This article examines linkages between body weight and socioeconomic status (SES) among Americans at or near retirement age. The authors hypothesize that (a) body weight relates negatively to SES, (b) this relationship is greater for women than men, and (c) the relationship attenuates when health, employment, and marital status are controlled. We use the 1992 Health and Retirement Study for this examination. SES is measured as net worth. Body weight is measured as body mass index and categorized as normal weight, overweight, and obese. Results indicate that, for women, overweight and obesity relate to lower logged net worth. This relationship attenuates once covariates are considered. For men, overweight and obesity relate to higher logged net worth, even when covariates are considered. The findings suggest that greater weight has different meanings for men and women in this cohort; it might be related to success for men but a sociocultural detriment for women.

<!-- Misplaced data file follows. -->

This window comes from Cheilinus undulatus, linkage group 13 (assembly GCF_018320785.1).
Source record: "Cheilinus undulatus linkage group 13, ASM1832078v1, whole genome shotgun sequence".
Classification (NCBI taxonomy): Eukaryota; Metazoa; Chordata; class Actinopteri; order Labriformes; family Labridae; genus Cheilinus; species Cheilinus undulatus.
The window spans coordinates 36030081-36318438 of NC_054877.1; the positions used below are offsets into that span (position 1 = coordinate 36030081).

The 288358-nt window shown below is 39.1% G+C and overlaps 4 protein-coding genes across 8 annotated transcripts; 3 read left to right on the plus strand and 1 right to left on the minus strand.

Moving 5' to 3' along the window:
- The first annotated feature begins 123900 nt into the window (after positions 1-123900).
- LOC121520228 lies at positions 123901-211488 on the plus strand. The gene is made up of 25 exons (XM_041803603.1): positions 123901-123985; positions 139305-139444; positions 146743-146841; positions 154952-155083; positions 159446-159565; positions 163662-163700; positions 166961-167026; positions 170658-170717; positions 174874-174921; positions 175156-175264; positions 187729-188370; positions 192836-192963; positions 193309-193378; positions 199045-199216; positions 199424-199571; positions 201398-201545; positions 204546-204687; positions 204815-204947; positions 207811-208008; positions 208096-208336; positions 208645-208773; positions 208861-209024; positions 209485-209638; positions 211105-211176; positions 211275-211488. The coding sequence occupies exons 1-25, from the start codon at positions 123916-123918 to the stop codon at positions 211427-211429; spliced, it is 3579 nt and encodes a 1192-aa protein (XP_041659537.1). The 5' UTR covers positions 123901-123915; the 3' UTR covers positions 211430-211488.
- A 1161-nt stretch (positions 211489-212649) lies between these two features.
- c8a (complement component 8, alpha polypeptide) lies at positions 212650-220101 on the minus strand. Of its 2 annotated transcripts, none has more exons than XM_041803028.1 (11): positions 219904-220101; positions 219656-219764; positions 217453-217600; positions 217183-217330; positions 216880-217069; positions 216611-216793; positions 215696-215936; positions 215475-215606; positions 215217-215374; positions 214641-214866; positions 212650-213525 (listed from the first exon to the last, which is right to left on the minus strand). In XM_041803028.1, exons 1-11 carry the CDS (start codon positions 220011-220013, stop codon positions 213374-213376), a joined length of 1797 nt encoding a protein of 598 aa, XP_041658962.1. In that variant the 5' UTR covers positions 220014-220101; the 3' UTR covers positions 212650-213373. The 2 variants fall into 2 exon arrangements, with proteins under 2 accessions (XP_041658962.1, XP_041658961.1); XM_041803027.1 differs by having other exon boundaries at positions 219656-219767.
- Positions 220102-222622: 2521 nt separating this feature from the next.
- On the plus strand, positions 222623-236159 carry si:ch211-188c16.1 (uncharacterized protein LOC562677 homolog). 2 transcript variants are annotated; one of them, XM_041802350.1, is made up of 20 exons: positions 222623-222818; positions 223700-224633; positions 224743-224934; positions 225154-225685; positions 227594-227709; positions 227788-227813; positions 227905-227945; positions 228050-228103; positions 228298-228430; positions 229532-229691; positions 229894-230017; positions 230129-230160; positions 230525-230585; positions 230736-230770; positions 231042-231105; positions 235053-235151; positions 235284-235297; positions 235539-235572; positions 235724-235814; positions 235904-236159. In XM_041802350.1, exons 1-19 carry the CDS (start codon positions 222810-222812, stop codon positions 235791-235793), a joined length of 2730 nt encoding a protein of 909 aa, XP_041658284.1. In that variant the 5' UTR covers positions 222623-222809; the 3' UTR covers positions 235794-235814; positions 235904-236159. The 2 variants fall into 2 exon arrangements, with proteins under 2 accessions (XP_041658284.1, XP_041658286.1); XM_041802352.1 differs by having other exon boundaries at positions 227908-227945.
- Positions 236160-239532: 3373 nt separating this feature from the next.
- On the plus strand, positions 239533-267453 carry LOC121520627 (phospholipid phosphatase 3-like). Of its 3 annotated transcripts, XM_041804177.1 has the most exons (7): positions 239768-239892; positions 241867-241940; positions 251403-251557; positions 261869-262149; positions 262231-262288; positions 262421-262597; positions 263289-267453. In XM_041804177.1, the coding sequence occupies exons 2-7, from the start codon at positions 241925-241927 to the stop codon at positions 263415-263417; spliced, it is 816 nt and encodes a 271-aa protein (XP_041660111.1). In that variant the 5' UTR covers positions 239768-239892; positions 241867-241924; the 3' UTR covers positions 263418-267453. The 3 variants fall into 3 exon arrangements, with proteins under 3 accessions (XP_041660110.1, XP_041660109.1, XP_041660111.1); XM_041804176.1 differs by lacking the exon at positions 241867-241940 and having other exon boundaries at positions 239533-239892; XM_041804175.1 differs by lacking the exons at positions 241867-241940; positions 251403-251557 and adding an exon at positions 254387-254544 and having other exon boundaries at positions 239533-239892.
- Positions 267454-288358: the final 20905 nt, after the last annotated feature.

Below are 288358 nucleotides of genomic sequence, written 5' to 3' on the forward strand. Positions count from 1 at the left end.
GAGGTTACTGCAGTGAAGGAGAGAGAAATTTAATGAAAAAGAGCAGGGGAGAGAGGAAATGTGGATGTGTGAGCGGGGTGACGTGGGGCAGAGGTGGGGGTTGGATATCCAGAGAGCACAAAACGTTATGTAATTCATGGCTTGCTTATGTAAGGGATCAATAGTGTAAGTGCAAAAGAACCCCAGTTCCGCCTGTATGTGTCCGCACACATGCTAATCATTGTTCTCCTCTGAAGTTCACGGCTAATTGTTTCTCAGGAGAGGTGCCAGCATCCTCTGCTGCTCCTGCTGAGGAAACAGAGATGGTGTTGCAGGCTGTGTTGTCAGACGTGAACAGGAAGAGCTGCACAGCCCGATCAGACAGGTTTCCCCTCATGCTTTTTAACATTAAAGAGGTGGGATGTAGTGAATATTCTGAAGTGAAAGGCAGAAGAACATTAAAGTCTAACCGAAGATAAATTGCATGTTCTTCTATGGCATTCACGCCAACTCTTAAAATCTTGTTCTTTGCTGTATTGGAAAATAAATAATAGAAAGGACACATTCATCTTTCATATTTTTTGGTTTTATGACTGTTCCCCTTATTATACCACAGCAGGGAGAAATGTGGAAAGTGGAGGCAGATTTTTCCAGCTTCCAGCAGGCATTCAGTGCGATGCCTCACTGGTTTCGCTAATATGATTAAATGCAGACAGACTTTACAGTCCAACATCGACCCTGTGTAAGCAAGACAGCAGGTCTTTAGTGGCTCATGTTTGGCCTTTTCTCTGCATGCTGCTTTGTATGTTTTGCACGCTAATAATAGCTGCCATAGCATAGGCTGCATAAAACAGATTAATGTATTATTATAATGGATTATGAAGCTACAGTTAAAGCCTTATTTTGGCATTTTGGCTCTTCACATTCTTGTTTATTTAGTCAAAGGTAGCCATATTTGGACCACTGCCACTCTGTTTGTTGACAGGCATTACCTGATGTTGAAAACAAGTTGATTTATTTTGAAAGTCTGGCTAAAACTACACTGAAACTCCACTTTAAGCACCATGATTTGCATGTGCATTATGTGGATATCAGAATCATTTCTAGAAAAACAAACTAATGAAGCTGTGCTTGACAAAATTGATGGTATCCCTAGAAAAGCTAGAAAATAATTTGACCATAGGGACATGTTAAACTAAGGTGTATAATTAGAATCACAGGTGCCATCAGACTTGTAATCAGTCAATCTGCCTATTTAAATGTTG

All Science Journal Classification (ASJC) codes
- Social Psychology
- Health(social science)
- Geriatrics and Gerontology